Germans joyfully welcomed the re-opening of its first businesses on Monday after four months of lockdown.
“I think it’s wonderful. I think it’s really wonderful,” said Isabella Mewes, who lives in the German town of Erding.
Erding has a 7-day infection rate below 50 and can therefore re-open its shops, a move that has pleased many of its citizens.
“My jacket has been broken for such a long time and now I will try to find a shops where I can buy a new one, and I am looking forward to it,” Mewes said, with a big smile on her face.
“Thank God shops are open again. You can clearly tell: parking lots are full, people are in the shops. It’s all positive,” said Alexander Scheufler, while holding an ice-cream in his hand.
Under the country’s new five-stage plan, up to five people from two households will be allowed to meet, with children under 14 exempt.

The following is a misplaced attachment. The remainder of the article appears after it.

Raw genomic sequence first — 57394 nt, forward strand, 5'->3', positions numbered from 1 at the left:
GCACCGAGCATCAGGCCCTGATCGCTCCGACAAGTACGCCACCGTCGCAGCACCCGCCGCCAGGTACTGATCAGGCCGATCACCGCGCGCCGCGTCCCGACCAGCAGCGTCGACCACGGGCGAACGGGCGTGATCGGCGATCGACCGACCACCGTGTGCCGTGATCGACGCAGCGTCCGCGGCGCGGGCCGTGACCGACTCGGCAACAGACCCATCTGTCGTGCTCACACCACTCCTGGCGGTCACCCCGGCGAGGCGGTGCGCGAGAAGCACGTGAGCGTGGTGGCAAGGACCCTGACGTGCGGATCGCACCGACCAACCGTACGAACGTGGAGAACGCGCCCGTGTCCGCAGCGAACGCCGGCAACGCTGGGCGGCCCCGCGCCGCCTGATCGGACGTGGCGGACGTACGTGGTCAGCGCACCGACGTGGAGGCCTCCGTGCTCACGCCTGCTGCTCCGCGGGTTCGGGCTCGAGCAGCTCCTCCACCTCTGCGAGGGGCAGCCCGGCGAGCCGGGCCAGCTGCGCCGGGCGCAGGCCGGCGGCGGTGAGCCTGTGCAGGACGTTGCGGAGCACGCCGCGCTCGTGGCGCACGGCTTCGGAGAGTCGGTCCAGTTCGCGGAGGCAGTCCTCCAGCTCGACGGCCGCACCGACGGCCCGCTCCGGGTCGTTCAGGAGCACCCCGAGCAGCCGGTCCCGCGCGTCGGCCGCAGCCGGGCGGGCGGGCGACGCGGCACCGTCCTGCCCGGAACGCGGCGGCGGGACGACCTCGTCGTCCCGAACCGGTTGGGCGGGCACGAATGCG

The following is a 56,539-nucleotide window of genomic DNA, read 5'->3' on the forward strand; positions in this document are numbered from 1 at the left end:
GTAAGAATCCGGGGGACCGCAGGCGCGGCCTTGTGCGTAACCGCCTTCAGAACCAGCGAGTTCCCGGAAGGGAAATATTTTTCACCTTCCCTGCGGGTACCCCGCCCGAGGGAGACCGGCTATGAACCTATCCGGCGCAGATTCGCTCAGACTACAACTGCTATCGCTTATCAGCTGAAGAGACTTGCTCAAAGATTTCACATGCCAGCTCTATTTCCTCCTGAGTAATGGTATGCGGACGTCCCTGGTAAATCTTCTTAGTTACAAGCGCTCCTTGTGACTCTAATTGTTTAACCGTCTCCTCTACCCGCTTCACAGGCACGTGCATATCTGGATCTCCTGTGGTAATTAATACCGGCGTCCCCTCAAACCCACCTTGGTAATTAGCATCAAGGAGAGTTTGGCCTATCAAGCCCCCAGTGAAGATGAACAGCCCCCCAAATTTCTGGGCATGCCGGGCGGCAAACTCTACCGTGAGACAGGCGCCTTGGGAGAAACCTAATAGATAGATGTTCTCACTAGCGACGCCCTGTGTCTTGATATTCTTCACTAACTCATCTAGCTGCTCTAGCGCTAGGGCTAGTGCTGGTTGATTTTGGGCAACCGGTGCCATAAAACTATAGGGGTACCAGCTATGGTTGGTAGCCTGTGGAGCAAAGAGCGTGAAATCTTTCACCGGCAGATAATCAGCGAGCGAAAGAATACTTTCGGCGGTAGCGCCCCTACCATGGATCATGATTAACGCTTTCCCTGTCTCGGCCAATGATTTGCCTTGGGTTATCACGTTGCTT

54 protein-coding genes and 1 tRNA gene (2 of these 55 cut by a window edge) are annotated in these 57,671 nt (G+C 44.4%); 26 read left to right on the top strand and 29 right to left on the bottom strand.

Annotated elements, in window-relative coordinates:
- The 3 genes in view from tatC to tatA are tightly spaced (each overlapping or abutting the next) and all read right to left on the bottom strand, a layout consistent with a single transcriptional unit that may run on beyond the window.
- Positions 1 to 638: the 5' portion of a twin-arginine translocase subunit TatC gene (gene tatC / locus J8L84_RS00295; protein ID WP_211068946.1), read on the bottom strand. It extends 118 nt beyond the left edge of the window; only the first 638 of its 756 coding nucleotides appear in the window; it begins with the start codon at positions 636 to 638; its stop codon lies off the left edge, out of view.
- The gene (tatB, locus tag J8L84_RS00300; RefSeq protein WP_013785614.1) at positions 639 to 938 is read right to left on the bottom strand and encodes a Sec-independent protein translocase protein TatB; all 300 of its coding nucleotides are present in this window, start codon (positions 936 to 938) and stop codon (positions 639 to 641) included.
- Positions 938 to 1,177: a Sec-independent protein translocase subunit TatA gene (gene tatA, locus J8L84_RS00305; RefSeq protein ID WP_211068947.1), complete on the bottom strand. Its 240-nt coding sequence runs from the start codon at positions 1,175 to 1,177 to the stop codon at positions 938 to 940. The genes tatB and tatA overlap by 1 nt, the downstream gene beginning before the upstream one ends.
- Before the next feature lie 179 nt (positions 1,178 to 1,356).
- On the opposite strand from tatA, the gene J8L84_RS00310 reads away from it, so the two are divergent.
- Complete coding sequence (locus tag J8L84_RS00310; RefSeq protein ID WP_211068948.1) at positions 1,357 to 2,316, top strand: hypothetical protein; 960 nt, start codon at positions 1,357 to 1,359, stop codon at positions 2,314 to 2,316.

Retailers can reopen provided case numbers are below 50 cases per 100,000 people over seven days in the relevant region.
If the metric rises above 100 on three consecutive days, the emergency brake will take effect and restrictions revert to those in force before March 8.
Later stages will see restaurant terraces open, and museums, theatres and cinemas reopening for people who can present a recent negative test result. Finally, open-air events with up to 50 people will be allowed, and contact sports inside.
In addition to that, the government will pay for all asymptomatic citizens to have a quick coronavirus test at least once a week. German Chancellor Angela Merkel and state leaders will discuss further steps on March 22.